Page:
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The proposed 2014 budget presented by Erie County Executive Mark C. Poloncarz appears – on first glance, at least – to combine toughness, opportunity and an understanding of what county residents want from their government.

The $1.39 billion spending plan is 1.1 percent higher than this year’s budget but would cause no increase in the property tax rate. Some property owners could end up paying more because of increased property assessments by towns and villages.

County residents have made clear that they want money for rodent control, libraries and cultural institutions, among other resources, and Poloncarz is following that lead.

In his small increase in library funding, Poloncarz made good on a pledge he made last year to give the library an increase proportional to any increase in the county’s property assessments.

That translates to a proposed increase of $415,000 in library funding this year, compared to an increase of $300,000 last year, in Poloncarz’s first budget.

Spending increases were driven mainly by increases in caseloads and expenses in welfare programs, increases in debt service and the cost of 12 new state-mandated jail management positions. In addition, labor costs have risen as the result of new union contracts that were unanimously approved by the Legislature.

The budget also makes good on the county’s decision to update Erie Community College’s North Campus, devoting some of the $5 million in ECC capital spending for work that will include development of the college’s science, technology, engineering and mathematics programs. That money will also benefit the college’s other two campuses.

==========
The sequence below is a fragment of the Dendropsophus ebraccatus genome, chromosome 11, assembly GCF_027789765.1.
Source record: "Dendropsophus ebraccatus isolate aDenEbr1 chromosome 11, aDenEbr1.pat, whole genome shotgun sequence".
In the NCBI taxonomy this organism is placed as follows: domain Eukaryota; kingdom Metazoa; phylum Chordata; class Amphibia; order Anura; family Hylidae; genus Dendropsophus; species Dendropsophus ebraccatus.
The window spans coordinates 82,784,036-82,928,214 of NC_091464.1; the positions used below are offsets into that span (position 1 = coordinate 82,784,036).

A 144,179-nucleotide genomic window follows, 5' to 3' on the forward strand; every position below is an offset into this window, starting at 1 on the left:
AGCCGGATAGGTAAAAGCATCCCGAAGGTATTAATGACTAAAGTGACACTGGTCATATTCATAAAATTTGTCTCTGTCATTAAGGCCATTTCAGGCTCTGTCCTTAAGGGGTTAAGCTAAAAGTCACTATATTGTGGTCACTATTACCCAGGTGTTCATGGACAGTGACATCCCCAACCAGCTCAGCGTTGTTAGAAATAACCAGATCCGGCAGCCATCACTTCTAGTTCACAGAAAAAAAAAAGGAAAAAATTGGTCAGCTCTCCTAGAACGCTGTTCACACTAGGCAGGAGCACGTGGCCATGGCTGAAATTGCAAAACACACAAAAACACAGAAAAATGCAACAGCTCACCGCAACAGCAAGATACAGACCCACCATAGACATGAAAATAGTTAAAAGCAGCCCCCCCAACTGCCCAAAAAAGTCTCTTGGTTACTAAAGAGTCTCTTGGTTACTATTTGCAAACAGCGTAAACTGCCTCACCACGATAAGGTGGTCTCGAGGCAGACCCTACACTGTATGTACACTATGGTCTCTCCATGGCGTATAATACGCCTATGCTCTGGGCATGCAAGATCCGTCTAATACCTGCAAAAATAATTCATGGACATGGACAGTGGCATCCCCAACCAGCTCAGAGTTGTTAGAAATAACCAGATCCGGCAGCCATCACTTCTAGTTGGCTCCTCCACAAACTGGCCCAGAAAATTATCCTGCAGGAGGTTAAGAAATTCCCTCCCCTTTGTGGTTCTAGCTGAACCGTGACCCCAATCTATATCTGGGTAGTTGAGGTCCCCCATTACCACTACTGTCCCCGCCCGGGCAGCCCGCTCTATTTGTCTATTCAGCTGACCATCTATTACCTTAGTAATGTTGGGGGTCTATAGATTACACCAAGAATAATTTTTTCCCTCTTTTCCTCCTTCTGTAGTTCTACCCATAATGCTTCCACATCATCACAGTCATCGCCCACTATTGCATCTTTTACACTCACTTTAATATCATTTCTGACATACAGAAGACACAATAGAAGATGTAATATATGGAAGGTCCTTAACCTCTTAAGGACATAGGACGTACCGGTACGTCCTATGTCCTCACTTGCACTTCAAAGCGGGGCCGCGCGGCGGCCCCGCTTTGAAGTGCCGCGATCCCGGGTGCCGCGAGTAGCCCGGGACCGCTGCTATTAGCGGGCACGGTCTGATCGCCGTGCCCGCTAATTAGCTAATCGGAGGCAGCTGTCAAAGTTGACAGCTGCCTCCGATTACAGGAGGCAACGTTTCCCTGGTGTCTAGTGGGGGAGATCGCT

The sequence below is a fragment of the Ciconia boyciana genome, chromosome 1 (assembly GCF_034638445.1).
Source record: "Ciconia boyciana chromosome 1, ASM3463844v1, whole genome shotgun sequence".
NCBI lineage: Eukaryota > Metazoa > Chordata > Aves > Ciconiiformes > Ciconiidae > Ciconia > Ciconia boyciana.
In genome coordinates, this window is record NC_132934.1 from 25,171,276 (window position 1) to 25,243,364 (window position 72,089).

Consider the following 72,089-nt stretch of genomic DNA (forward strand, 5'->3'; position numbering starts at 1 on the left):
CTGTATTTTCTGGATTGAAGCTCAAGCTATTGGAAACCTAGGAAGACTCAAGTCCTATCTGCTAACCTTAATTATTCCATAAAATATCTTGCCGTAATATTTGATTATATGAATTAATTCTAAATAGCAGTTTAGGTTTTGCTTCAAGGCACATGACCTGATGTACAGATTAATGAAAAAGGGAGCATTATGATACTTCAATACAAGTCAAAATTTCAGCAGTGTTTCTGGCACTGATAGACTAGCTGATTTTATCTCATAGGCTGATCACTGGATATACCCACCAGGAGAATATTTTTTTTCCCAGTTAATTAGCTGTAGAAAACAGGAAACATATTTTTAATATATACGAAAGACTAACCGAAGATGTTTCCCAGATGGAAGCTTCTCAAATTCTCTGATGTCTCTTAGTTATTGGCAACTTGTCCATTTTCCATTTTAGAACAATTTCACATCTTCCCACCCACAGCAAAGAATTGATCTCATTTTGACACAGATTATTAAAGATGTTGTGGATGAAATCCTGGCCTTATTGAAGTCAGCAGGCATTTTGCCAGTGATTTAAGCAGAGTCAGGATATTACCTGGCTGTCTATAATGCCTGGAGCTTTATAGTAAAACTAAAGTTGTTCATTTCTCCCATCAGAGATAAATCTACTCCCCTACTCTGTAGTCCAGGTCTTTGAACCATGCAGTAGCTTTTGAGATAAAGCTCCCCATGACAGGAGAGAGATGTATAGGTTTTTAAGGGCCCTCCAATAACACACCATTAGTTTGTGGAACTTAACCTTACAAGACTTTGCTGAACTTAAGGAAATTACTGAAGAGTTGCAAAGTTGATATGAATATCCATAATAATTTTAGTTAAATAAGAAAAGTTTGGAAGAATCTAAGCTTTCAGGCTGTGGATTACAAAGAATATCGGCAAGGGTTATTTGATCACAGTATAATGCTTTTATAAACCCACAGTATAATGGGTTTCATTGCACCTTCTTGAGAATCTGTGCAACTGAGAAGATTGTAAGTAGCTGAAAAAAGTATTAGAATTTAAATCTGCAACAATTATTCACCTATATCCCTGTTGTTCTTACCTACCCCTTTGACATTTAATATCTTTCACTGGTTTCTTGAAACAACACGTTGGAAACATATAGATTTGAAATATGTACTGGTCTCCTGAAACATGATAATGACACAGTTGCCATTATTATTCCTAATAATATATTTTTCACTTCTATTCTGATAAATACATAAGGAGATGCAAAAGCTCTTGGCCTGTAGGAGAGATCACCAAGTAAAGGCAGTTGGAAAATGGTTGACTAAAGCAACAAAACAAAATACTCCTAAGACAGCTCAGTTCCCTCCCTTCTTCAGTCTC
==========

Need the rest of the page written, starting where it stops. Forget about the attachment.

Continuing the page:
The condition of the county’s infrastructure has received a lot of attention from this year’s County Legislature candidates, and not without reason. The budget provides “tens of millions of dollars” to improve roads and bridges around the county, and also looks for collaborative agreements with towns and villages for accomplishing that work.

The increase in spending isn’t funded solely through an increased tax levy. Poloncarz balances his budget by cutting a net 40 positions, delaying some pension payments and taking advantage of some one-shot revenue items. He is closing out $3.9 million in dormant capital accounts and employing a state program allowing the county to amortize 20 percent of its pension payment obligation.

He also uses $5.4 million in county surplus funds – the county’s “rainy day” account.

While County Comptroller Stefan I. Mychajliw criticized that move, Poloncarz noted that the use of those funds had already been approved by the county control board as part of the county’s required four-year financial plan. The fund balance totals $88 million.

The budget is a dense document and, no doubt, there is more to learn about it. County legislators will soon have their chance to pull it apart – last year they eliminated a proposed $8.5 million tax increase – and we suspect they will want to make some changes again.

That’s as it should be, and while there is always room for improvement, the budget Poloncarz is sending them appears to be a responsible one that most county residents would support.